I will be looking at the ways Catholics use the Rosary to cultivate piety within and how these beads have prompted change in the way Catholics practice and are invested in their faith. I also will examine how the use of the Rosary has changed since the Catholic Church released new guidelines through Vatican II, loosening institutional hierarchies and consolidating ecclesiastical authority. I also will examine the E-meter, a central measure within the religion of Scientology in which members cultivate their true selves. An early version of the E-meter has nobs and a needle and two cans that you hold onto. It creates a current that runs through you. You find your equilibrium and then you have a conversation. The goal is to find places within you that are blocked or congealed, made fuzzy from the traumas in this life or past lives. When triggered by certain words, these blocks create resistance in the current. The goal is to explore the mind, find the blocks, and to get rid of them. And finally, I will be visiting a number of cognitive science laboratories in order to get a first-hand look at how religion is studied and measured.
Q: How did you become interested in this topic?
A: My interest in this book came through my investigation of Scientology. In my first book, "The Bop Apocalypse: The Religious Visions of Kerouac, Ginsberg, and Burroughs" (2001) I ended with an image of William S. Burroughs and Scientology and his experience with the E-meter. Burroughs was someone who wrote a lot about the limits of self-expression. After completing my most recent book, "Secularism in Antebellum America" (2011), I returned to my Burroughs shelf. His 1960s fiction pushed me to think more about Scientology and the light it sheds upon the late 20th century.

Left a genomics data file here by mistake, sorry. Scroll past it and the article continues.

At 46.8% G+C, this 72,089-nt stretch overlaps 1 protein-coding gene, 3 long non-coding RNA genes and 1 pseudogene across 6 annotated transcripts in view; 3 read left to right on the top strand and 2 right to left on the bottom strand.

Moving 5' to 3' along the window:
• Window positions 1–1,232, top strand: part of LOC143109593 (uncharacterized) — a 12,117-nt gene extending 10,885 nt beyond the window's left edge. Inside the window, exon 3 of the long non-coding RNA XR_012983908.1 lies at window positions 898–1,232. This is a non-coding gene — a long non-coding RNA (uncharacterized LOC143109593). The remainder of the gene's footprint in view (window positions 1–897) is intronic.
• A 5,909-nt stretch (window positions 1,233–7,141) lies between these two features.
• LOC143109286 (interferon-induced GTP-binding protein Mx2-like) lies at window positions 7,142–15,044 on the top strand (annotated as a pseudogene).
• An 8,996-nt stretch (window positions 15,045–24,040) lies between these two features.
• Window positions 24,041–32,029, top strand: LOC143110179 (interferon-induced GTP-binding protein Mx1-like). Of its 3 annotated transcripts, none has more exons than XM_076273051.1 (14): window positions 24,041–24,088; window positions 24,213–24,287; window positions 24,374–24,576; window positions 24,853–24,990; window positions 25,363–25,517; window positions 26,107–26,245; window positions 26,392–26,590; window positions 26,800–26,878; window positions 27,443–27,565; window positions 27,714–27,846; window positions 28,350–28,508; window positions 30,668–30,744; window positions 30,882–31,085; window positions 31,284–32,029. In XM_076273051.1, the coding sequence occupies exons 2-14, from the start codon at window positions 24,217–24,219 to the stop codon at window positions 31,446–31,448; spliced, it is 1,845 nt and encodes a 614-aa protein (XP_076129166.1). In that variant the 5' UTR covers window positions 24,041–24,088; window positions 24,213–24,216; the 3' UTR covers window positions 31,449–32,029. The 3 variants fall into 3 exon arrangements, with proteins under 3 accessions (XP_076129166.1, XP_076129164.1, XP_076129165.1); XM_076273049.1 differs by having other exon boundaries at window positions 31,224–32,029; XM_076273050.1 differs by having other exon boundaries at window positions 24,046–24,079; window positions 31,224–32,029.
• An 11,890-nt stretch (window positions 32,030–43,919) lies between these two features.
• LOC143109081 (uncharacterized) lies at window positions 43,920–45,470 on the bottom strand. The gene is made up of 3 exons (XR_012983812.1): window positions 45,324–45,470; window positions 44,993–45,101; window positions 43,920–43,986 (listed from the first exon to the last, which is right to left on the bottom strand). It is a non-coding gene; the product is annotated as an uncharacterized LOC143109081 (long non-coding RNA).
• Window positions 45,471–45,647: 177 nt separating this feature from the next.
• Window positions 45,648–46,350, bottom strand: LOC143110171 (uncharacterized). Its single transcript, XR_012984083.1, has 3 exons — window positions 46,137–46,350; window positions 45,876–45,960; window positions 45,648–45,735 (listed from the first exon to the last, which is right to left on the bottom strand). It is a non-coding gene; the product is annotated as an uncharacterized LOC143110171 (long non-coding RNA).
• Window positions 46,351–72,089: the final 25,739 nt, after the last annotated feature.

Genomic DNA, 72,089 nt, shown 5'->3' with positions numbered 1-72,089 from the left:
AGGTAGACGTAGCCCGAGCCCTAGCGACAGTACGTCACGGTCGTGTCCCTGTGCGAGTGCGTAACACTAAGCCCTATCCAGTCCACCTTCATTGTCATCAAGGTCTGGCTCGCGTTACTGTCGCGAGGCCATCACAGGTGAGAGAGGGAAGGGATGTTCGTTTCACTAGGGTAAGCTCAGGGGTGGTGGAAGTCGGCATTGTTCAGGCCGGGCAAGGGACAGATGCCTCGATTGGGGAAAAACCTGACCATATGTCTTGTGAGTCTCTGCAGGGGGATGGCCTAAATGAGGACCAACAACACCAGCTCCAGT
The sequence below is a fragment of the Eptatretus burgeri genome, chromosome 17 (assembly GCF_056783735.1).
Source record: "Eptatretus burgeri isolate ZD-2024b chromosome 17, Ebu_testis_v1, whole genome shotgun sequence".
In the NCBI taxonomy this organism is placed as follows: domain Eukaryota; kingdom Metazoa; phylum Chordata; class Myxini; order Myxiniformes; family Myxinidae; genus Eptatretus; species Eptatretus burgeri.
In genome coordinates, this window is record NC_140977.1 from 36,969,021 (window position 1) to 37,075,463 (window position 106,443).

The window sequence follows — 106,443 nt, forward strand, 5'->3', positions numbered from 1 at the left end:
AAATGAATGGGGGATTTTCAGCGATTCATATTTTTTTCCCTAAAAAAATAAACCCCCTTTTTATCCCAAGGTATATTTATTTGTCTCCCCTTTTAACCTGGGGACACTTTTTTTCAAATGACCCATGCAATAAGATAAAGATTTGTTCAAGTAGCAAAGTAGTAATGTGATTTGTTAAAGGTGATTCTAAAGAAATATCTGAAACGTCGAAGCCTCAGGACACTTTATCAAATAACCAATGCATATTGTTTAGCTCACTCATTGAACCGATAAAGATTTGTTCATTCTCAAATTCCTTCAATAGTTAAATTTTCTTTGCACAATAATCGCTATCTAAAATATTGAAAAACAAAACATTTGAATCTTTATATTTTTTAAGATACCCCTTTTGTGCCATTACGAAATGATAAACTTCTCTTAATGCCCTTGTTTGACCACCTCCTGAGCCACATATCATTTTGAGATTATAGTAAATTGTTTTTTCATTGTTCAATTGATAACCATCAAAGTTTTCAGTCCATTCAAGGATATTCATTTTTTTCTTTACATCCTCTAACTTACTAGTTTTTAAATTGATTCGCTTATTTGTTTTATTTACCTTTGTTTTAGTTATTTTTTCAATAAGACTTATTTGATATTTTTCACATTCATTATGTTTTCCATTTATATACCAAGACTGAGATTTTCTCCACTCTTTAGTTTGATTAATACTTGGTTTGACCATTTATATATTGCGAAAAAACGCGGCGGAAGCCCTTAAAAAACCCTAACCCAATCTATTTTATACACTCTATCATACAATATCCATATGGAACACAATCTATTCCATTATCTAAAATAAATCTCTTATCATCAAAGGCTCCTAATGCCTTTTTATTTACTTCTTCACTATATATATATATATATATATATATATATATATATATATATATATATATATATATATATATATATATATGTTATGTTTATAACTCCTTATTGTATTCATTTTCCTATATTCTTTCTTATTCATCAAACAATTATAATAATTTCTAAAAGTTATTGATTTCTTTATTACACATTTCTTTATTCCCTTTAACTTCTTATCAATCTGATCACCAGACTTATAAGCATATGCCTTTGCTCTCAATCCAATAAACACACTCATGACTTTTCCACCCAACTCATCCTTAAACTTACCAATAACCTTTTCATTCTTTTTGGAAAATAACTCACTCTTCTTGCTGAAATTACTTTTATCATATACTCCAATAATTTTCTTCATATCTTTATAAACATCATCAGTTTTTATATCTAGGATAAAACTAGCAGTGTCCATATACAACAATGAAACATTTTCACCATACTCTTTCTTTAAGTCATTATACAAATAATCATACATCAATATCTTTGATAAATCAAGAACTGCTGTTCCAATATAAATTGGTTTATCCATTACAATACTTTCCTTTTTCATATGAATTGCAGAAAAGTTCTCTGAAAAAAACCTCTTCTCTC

I have an abiding interest in the notion of religious freedom and the idea that we are free to be religious as long as it does not impinge on others. Religion, according to this model, is supposed to be a private thing happening in our heads, and because it is private, we are and should be free to believe whatever we want. That's a nice principle, but that's not how people live their lives. That is not how belief comes about. There is a disconnect with what blueprints are in our history books and the way in which religion plays itself out in a world of passions and politics and MRI machines. Prayer, of course, is bound up in the notion of religious freedom. And so, too, are any number of machines.
I am interested in telling a story about prayer in the 20th century as it reflects upon the way in which we as human beings have come to relate to technology and how we have become interested in that relationship. This, of course, begs the question of what is technology in our lives. As when Karl Marx speaks of capitalism or when Emile Durkheim writes about social life, technology, too, demands the language of religion in order to be adequately addressed.